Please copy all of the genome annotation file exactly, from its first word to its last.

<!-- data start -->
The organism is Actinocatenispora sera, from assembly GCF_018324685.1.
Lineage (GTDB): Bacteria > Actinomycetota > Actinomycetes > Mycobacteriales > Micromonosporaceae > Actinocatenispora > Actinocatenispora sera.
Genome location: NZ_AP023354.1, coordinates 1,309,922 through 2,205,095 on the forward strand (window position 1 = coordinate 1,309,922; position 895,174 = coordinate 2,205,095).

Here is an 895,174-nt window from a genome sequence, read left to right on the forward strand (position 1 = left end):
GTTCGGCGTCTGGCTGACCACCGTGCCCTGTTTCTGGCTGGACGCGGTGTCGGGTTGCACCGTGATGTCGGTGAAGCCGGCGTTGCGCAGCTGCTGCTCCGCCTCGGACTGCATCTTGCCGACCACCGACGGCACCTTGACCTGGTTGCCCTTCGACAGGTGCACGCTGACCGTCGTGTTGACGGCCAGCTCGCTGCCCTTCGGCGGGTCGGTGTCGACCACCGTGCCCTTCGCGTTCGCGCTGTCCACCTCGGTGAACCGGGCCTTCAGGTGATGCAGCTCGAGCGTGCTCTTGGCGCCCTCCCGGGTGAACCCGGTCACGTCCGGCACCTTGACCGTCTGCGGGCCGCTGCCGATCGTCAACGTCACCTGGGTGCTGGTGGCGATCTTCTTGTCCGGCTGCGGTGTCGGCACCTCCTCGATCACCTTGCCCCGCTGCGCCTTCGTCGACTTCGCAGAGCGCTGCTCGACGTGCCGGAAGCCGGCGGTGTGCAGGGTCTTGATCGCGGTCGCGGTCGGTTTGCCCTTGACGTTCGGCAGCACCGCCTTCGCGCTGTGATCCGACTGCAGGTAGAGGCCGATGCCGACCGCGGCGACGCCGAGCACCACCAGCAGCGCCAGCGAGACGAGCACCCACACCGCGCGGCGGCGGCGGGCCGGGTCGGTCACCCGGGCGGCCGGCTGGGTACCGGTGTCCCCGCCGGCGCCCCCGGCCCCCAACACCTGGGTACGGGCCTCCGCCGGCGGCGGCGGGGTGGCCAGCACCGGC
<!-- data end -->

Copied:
The organism is Actinocatenispora sera, from assembly GCF_018324685.1.
Lineage (GTDB): Bacteria > Actinomycetota > Actinomycetes > Mycobacteriales > Micromonosporaceae > Actinocatenispora > Actinocatenispora sera.
Genome location: NZ_AP023354.1, coordinates 1,309,922 through 2,205,095 on the forward strand (window position 1 = coordinate 1,309,922; position 895,174 = coordinate 2,205,095).

Here is an 895,174-nt window from a genome sequence, read left to right on the forward strand (position 1 = left end):
GTTCGGCGTCTGGCTGACCACCGTGCCCTGTTTCTGGCTGGACGCGGTGTCGGGTTGCACCGTGATGTCGGTGAAGCCGGCGTTGCGCAGCTGCTGCTCCGCCTCGGACTGCATCTTGCCGACCACCGACGGCACCTTGACCTGGTTGCCCTTCGACAGGTGCACGCTGACCGTCGTGTTGACGGCCAGCTCGCTGCCCTTCGGCGGGTCGGTGTCGACCACCGTGCCCTTCGCGTTCGCGCTGTCCACCTCGGTGAACCGGGCCTTCAGGTGATGCAGCTCGAGCGTGCTCTTGGCGCCCTCCCGGGTGAACCCGGTCACGTCCGGCACCTTGACCGTCTGCGGGCCGCTGCCGATCGTCAACGTCACCTGGGTGCTGGTGGCGATCTTCTTGTCCGGCTGCGGTGTCGGCACCTCCTCGATCACCTTGCCCCGCTGCGCCTTCGTCGACTTCGCAGAGCGCTGCTCGACGTGCCGGAAGCCGGCGGTGTGCAGGGTCTTGATCGCGGTCGCGGTCGGTTTGCCCTTGACGTTCGGCAGCACCGCCTTCGCGCTGTGATCCGACTGCAGGTAGAGGCCGATGCCGACCGCGGCGACGCCGAGCACCACCAGCAGCGCCAGCGAGACGAGCACCCACACCGCGCGGCGGCGGCGGGCCGGGTCGGTCACCCGGGCGGCCGGCTGGGTACCGGTGTCCCCGCCGGCGCCCCCGGCCCCCAACACCTGGGTACGGGCCTCCGCCGGCGGCGGCGGGGTGGCCAGCACCGGC